wesker's God of War Collection (PlayStation 3) review

A worthy rerelease

God of War was one of the greatest games on the PS2, garnering much praise for its cinematic style and smooth gameplay. Its sequel, God of War II, was praised in the same areas, and for pushing the PS2 to its absolute limit. The God of War Collection combines these two great games into one cheap package and promises a few graphical upgrades. The question is: Is the God of War Collection worth it? Yes, provided you haven’t played these games before. 


Starting up the God of War Collection on your PS3, you are presented with a pretty basic menu that simply asks which of the two games you’d like to play. Once chosen, you’re brought to the same exact main menu presented in the original PS2 versions. Starting a new game presents the same opening cinematics and all. To put it bluntly: these are the same exact games as in the original PS2 editions. 


The graphics in the God of War games were always top-notch, and they still generally hold up in the Collection. One of the most touted features of this collection is that the games run at 720p and 60 frames per second. This generally makes the games look better, but it also tends to show off the low polygon counts therein. Still, it is a nice upgrade that newcomers and returning players should appreciate. However, some of the pre-rendered CGI scenes stick out like a sore thumb. These pre-rendered scenes were not originally rendered in 720p, which is what the rest of the game renders at, so they tend to be a bit grainy and pixelated compared to the in-game scenes.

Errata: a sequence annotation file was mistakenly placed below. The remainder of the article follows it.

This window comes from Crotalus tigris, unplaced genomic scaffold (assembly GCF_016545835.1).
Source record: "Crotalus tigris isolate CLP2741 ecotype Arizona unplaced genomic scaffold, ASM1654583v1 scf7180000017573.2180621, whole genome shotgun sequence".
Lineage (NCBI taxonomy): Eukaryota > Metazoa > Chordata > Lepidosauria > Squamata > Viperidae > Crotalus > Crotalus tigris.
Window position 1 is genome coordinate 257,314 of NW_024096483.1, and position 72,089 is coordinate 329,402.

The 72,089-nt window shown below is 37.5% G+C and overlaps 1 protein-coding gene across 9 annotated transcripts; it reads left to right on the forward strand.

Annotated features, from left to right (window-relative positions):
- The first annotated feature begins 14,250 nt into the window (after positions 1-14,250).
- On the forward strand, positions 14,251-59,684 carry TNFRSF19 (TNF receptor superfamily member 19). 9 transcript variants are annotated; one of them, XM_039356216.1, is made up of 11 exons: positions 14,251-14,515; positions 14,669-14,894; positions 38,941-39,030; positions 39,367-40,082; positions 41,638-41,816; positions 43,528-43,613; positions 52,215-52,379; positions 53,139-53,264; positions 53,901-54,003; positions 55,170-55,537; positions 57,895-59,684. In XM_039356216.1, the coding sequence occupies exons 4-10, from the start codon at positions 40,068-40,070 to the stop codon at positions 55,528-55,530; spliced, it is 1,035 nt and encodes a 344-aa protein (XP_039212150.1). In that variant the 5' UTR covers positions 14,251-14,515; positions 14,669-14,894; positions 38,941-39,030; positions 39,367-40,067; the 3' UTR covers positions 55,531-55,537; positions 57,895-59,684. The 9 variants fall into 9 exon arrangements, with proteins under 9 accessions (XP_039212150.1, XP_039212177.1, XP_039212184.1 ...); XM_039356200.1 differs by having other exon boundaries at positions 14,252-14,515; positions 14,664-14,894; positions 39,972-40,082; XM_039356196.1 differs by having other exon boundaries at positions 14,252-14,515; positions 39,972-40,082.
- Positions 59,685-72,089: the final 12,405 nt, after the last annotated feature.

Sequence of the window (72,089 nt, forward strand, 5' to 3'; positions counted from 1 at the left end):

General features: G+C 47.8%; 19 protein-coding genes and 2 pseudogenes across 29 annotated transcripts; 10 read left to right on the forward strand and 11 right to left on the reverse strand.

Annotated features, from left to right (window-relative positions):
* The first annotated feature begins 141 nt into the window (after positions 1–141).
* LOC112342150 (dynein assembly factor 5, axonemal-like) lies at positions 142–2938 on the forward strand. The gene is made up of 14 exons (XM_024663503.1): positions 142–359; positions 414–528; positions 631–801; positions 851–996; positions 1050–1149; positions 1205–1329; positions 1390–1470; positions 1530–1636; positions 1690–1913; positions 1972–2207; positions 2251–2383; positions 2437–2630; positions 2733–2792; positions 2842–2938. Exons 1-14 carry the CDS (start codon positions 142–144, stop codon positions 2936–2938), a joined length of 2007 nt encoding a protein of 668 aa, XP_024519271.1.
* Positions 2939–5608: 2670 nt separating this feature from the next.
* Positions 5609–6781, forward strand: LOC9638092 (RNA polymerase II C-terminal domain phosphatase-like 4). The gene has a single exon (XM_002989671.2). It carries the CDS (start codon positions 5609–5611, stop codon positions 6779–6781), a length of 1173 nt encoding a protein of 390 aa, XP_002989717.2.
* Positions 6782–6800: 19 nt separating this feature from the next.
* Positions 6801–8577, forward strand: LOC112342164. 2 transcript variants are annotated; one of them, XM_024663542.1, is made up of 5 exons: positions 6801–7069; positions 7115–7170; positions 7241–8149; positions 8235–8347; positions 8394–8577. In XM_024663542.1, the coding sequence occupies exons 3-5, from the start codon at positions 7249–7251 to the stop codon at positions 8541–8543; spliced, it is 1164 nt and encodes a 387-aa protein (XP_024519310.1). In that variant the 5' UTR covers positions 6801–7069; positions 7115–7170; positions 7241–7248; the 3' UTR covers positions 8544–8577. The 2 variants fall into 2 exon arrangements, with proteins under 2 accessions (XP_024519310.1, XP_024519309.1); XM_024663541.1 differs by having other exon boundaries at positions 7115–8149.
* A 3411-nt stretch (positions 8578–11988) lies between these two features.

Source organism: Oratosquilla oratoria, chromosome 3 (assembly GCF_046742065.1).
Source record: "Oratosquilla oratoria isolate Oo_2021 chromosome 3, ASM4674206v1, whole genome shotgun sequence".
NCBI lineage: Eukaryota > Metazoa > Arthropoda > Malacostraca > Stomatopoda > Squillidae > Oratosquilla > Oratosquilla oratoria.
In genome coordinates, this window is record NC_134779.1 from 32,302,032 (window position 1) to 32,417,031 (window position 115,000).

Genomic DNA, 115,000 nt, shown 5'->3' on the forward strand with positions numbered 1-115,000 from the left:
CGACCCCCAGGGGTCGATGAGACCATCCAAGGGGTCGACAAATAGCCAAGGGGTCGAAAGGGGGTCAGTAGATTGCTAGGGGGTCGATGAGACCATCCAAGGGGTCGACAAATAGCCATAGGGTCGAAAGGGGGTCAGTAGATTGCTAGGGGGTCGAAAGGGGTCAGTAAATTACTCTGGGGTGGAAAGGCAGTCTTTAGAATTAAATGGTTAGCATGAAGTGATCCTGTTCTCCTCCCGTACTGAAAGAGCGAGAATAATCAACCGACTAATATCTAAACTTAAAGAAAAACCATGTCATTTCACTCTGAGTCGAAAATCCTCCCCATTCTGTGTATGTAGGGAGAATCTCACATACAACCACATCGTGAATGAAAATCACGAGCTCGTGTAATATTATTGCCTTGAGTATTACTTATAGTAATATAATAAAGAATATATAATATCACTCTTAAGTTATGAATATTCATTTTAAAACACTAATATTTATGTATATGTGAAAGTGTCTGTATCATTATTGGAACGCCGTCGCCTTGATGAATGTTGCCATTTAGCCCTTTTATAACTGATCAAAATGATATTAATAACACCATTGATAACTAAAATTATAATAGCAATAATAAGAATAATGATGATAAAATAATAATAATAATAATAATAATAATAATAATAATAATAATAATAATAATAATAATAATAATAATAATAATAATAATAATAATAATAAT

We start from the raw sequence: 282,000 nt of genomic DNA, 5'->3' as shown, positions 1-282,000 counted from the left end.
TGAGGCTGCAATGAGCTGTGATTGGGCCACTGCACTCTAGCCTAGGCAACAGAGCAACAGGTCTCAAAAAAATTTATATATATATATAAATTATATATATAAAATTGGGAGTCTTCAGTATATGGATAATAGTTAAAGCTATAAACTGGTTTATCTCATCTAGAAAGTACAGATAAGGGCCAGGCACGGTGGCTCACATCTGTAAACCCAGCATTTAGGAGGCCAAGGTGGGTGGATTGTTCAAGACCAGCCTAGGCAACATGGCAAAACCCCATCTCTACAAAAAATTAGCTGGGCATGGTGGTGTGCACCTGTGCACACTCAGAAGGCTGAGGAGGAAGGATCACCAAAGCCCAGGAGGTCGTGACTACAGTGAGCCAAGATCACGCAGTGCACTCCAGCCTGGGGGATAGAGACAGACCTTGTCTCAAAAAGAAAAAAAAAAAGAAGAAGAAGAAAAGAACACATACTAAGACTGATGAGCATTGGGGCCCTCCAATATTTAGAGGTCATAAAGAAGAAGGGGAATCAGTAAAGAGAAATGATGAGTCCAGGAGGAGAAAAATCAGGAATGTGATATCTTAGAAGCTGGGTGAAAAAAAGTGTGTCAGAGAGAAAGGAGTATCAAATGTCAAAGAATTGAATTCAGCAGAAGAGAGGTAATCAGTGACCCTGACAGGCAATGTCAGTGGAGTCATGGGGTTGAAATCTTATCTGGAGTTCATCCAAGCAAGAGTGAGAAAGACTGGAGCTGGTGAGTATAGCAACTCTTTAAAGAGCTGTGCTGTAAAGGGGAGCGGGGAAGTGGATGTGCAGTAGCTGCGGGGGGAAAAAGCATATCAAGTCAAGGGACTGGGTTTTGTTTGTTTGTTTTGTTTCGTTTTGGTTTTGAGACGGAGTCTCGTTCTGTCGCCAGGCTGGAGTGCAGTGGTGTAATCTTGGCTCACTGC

Another exclusive feature to these versions is the added trophy support. I consider myself to be a goal-oriented game player, so these were a welcome addition to these new, updated versions. They vary from defeating certain bosses, collecting power-ups, and beating the games at different difficulties. 


The aforementioned are the only things that are new in the God of War Collection, but that’s not necessarily a bad thing. With the upgrade to 60 FPS and 720p, the games look as beautiful as ever. On the one hand, for newcomers to the series, this is the best way to experience these games, so they are highly recommend to anyone playing them for the first time. On the other, for those coming back for a second taste, it’s difficult to recommend because there is nothing new to draw you in, except the updated graphics. 


However, this collection retails for only $40 and includes the God of War 3 demo along with trophy support, so picking this up still wouldn’t be a bad idea for those looking to play through them again. Plus, this collection shows just how great the God of War games were and still are, and the God of War 3 demo gives a nice taste of what is still to come for the series.

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